The web is abound with discussions on “user-experience” design mostly revolving around the concepts of ‘delight’. Let’s look at the definition for ‘user experience’ which I found from Google:
The overall experience of a person using a product such as a website or computer application, especially in terms of how easy or pleasing it is to use.
The simplest interpretation of the word pleasing would be creating delight while using the system (or any other product). Some would define UX as the emotional aspect of a product while Usability tends to deal with the physical facets of software — the Look versus Feel scenario. Here’s how usability is defined on Wikipedia:
Usability is the ease of use and learnability of a human-made object. The object of use can be a software application, website, book, tool, machine, process, or anything a human interacts with.
The ease of use and learnability aspects are striking in the context of UX because both are emotional connotations for delight. So what exactly separates UX from usability? While much has been written about UX the more you indulge in its multifarious definitions, the more confusing the interpretation becomes in the context of general design. Thus I have come to conclude that applying the principles of usability in product development consistently derives long-term benefits in user-experience design.
Usability Engineering in context with software design is defined as Human-Computer Interaction or HCI although its principles have been employed in several key areas such as the aviation industry much before the first computer screens flickered on the horizon. Usability is broadly a set of principles specifically laid out through continuous user research that aims to bring the human viewpoints of psychology and physiology into consideration while designing a user-friendly product. The principles of Usability as defined by ISO cover learnability, efficiency, memorability, error handling and satisfaction for software development. Satisfaction — isn’t satisfaction a subset of delight or user experience? So if a design process exploits these usability principles and creates a user-friendly environment for usage, the outcome should naturally provide for a good user-experience for its customers.
I believe that usability has an overarching effect on products — be it on an enterprise-level application or a mobility app, or even a ubiquitous product such a chair, the principles of usability are relevant and are bound to affect humans emotionally as they interact with the object frequently. So while summarizing how usability can provide delight or how UX is intrinsically linked with classical usability, let’s take the example of a coffee-maker in context with the usability principles we discussed earlier:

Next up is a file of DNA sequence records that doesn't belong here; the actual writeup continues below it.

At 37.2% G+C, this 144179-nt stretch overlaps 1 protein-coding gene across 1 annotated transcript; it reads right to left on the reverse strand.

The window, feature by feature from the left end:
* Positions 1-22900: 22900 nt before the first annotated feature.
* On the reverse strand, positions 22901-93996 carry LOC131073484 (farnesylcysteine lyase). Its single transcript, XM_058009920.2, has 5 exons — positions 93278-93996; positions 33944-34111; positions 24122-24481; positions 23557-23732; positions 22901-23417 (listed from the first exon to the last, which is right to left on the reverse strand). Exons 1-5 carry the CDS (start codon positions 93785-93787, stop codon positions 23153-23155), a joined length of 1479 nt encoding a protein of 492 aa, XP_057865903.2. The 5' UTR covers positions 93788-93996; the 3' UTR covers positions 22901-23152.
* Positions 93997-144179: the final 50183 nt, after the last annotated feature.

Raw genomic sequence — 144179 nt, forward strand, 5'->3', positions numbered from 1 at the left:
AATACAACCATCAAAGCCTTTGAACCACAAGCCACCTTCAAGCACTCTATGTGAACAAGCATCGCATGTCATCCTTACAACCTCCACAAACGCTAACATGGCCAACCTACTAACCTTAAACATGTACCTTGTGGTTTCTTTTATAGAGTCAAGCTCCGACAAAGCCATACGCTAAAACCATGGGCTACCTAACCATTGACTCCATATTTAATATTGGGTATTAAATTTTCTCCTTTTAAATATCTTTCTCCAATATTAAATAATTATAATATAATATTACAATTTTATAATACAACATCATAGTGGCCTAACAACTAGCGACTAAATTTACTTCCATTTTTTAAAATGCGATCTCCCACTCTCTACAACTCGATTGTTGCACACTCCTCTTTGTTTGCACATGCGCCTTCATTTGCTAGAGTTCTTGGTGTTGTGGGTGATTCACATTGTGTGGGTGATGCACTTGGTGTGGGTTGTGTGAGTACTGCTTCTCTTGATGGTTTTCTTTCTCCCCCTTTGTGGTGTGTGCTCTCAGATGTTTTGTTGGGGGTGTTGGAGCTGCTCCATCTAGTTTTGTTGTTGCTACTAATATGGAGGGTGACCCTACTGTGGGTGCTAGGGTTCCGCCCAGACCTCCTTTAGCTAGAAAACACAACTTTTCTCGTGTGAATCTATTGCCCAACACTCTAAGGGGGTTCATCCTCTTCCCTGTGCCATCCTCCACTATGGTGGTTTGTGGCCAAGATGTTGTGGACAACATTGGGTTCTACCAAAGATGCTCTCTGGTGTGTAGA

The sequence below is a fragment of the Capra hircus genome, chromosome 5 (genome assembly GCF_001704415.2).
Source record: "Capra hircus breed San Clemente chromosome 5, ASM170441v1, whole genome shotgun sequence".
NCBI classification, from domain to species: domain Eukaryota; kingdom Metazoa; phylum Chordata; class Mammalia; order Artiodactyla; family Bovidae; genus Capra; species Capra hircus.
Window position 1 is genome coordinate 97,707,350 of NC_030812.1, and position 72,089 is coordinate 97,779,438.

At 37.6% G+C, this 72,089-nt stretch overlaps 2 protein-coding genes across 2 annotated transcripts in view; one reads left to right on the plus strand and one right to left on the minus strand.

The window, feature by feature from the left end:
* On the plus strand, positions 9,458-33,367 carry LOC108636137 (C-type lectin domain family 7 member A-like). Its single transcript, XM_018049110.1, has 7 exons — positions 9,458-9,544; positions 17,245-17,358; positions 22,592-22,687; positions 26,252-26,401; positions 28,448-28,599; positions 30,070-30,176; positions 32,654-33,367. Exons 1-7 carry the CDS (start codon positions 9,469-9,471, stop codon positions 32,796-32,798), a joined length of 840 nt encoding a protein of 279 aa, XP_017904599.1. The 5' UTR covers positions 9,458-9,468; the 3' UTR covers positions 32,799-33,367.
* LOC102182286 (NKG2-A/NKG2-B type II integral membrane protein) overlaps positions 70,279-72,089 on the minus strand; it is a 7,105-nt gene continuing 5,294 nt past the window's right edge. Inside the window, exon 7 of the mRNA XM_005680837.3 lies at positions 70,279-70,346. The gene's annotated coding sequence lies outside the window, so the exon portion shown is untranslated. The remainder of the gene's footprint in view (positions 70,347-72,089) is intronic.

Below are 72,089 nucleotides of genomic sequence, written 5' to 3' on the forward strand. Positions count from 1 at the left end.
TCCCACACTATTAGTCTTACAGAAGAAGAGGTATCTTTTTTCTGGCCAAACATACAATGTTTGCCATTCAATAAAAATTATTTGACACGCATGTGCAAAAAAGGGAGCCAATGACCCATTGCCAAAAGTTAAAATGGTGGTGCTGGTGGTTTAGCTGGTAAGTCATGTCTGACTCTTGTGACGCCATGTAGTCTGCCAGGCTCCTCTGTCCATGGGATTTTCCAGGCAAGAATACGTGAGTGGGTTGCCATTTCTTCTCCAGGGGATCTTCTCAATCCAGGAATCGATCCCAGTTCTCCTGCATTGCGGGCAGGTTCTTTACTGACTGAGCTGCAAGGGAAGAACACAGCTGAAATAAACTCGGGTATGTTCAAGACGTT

Learnability: the product being designed must be easily comprehensible (affordance) so as to reduce the learning curve and meet the set expectations or user goals. For instance, a coffee-machine which can make a cup of coffee for the consumer quickly and with fewer button clicks, and without having to read the manual (actually why would anyone need a user manual for using a good product?).
Efficiency: if the product is learned easily and quickly on repeated use it naturally affects the efficiency of its users in a good way. Making that first cup of coffee on a new machine took some time than let’s say, preparing the tenth cup.
Memorability: Once a user has been educated it raises his/her awareness about using the product features and increases the level of memorability (designing for recognition over recall). This makes the user confident, bestowing a higher amount of self-esteem from each usage. And eventually raising the product brand value as well. So now you are so confident in making coffee on the new coffee-maker that you no longer require to focus your mind and energy on the buttons or the flashy lights. It just works magically! (or so your brain starts to believe!)
Error Handling: Once a product has reached a high state of awareness within its user base and the brand worth has been attained, the effective rate of error recovery would normally be reduced. Or discovering newer ways for product upgrade through user testing and feedback, and design iteration during product development lifecycle. If the coffee-maker beeped previously to signify an error consistently, what can be done to reduce that occurrence by bringing a change in product ergonomics?
Satisfaction: having met the expectations of the user, and an increased brand worthiness through design rationale, the overall experience is thus deemed pleasurable for the user. In other words, the goal for good user-experience design has been achieved so far.
While we know that usability for software is quantifiable through an expert review or usability lab testing. At this point I have mostly found testing metrics for user-experience design referring back to the usability engineering testing tools and methodology which is rather disheartening. So while we continue to build products focussed on UX I would also be keen on strengthening my knowledge and skills substantially in usability engineering studies and research papers. After all, a product which addresses the mental model of the audience succeeds in providing a delightful experience.